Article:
Tips on Felting, Beading, and Blocking

Interweave Crochet Accessories 2014 is just bursting with all types of crochet goodness and techniques.  Below is a bit of a Crochet Tip Blog Round-up, chock full of great advice that will help you with your projects!


The Winterbloom Bag is perfect for the back-to-school season with its budding flowers and leather straps.  The crocheted fabric of the bag is felted which enhances not only the look, but also the sturdiness of the satchel.  Felting can be a bit intimidating, here are a few tutorials and tricks to help you along the way.

Free Felting eBook
First up is a free eBook about felting crochet along with 4 free patterns.

Felting Crochet
This blog from Toni features lots of felting advice, including my favorite…. make sure to swatch!!  Swatching is always important but even more so with any type of felted project.  Get familiar with your yarn and how it reacts to the agitation process.

Learn to Felt Crocheted Projects
In Toni's earlier blog, she focuses on the preparation and materials needed for felting.  Note that certain types of yarn will be much better than others for felted projects.  She also reminds us that we are generally making a loose fabric and therefore should use a hook that is a few sizes larger than what we might be used to.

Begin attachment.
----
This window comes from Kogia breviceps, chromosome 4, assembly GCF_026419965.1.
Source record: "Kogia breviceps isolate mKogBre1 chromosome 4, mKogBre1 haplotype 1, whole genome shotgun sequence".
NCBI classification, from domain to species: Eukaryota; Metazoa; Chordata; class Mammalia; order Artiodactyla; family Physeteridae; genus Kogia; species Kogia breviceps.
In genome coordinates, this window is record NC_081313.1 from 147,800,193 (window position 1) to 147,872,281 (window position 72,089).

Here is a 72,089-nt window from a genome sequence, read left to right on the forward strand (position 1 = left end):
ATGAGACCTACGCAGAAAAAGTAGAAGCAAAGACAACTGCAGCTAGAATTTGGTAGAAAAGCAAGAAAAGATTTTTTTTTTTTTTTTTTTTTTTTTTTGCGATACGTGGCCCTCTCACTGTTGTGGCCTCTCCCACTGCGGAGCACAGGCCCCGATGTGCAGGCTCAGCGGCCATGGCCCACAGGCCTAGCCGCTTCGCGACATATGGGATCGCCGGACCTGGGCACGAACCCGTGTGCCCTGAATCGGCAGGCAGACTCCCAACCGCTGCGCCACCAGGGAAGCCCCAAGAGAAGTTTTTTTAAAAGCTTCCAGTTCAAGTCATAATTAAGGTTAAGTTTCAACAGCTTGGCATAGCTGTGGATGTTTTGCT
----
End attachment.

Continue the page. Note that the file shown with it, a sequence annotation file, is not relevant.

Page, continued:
Here is a quick list of felting tips learned from the above blogs:

  • Swatching is a must
  • Generally, yarns with an animal fiber base will felt the best
  • You can felt by hand for more control
  • You can felt in a top loading washing machine for a quicker and easier felt
  • Put your project inside of a pillow case while felting as the fibers will shed
  • Washing in warm water with other items helps the process
  • Keep in mind that colors from the yarn dye may bleed so don't throw that pretty white dress in the load!
  • Keep an eye on your project
  • Once you have reached the appropriate size, rinse the fabric in cold water to stop the felting



Those of you joining Sarah in the Frostpane Wrap Crochet-Along will be using the hook method of beading throughout the pattern.  Having tried both the stringing and hook methods of beading, I can say that I much prefer the hook.  


Bedeck! Bedazzle! It's Bead Crochet!
Marcy's post about this technique is a great tutorial for those of you that are new to the hook method.  The most important advice she gives, in my opinion, is to work at a table to avoid bead spillage (ughh…  I've been there and what a nightmare… I was picking up beads for weeks!).   


I don't know about you but I LOVE BLOCKING!  My projects never feel complete until after they have had a nice bath and are stretched out between wires or
t-pins.  It really does bring out the full potential of the project and is absolutely essential for any type of lace.  Almost every project benefits from blocking, however the BFF Shawl from this issue would especially profit from a nice blocking.

In Blocking the fun way, Sarah shows us her method for washing and blocking a lace shawl.

Blocking without Wires
Here marcy shares a technique for blocking that does not require wires.

Lace Shawl Blocking
Another lace blocking tutorial from Sarah that focuses on the placement of wires.

I do hope that you find these tutorials helpful!  Please share with us your completed project, happy crocheting!



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